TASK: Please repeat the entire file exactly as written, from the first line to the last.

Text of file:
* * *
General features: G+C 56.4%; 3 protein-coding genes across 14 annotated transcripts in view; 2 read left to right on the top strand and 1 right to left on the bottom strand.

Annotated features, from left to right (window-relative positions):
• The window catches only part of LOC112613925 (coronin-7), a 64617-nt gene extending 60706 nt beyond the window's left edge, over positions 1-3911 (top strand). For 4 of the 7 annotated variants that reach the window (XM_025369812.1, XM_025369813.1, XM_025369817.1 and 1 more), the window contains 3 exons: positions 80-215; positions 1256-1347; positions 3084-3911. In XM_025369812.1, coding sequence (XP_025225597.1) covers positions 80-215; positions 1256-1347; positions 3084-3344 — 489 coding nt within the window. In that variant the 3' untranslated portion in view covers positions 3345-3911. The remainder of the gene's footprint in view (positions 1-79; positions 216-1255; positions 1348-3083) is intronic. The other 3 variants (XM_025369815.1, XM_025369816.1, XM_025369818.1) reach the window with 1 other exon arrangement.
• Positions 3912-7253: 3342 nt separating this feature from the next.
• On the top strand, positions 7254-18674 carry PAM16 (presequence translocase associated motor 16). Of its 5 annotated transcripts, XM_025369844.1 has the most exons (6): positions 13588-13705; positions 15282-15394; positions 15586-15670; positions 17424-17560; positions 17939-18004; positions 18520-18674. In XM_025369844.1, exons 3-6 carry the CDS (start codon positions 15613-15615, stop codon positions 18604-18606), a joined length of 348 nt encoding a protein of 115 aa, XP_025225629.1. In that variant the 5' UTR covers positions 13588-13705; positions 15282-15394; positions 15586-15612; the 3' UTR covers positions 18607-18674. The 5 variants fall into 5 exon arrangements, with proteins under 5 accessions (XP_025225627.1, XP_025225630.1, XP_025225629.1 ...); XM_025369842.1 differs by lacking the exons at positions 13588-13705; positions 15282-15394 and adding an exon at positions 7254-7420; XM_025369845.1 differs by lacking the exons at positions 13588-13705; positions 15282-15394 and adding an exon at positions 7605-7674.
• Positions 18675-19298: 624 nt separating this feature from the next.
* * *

General features: G+C 56.4%; 3 protein-coding genes across 14 annotated transcripts in view; 2 read left to right on the top strand and 1 right to left on the bottom strand.

Annotated features, from left to right (window-relative positions):
• The window catches only part of LOC112613925 (coronin-7), a 64617-nt gene extending 60706 nt beyond the window's left edge, over positions 1-3911 (top strand). For 4 of the 7 annotated variants that reach the window (XM_025369812.1, XM_025369813.1, XM_025369817.1 and 1 more), the window contains 3 exons: positions 80-215; positions 1256-1347; positions 3084-3911. In XM_025369812.1, coding sequence (XP_025225597.1) covers positions 80-215; positions 1256-1347; positions 3084-3344 — 489 coding nt within the window. In that variant the 3' untranslated portion in view covers positions 3345-3911. The remainder of the gene's footprint in view (positions 1-79; positions 216-1255; positions 1348-3083) is intronic. The other 3 variants (XM_025369815.1, XM_025369816.1, XM_025369818.1) reach the window with 1 other exon arrangement.
• Positions 3912-7253: 3342 nt separating this feature from the next.
• On the top strand, positions 7254-18674 carry PAM16 (presequence translocase associated motor 16). Of its 5 annotated transcripts, XM_025369844.1 has the most exons (6): positions 13588-13705; positions 15282-15394; positions 15586-15670; positions 17424-17560; positions 17939-18004; positions 18520-18674. In XM_025369844.1, exons 3-6 carry the CDS (start codon positions 15613-15615, stop codon positions 18604-18606), a joined length of 348 nt encoding a protein of 115 aa, XP_025225629.1. In that variant the 5' UTR covers positions 13588-13705; positions 15282-15394; positions 15586-15612; the 3' UTR covers positions 18607-18674. The 5 variants fall into 5 exon arrangements, with proteins under 5 accessions (XP_025225627.1, XP_025225630.1, XP_025225629.1 ...); XM_025369842.1 differs by lacking the exons at positions 13588-13705; positions 15282-15394 and adding an exon at positions 7254-7420; XM_025369845.1 differs by lacking the exons at positions 13588-13705; positions 15282-15394 and adding an exon at positions 7605-7674.
• Positions 18675-19298: 624 nt separating this feature from the next.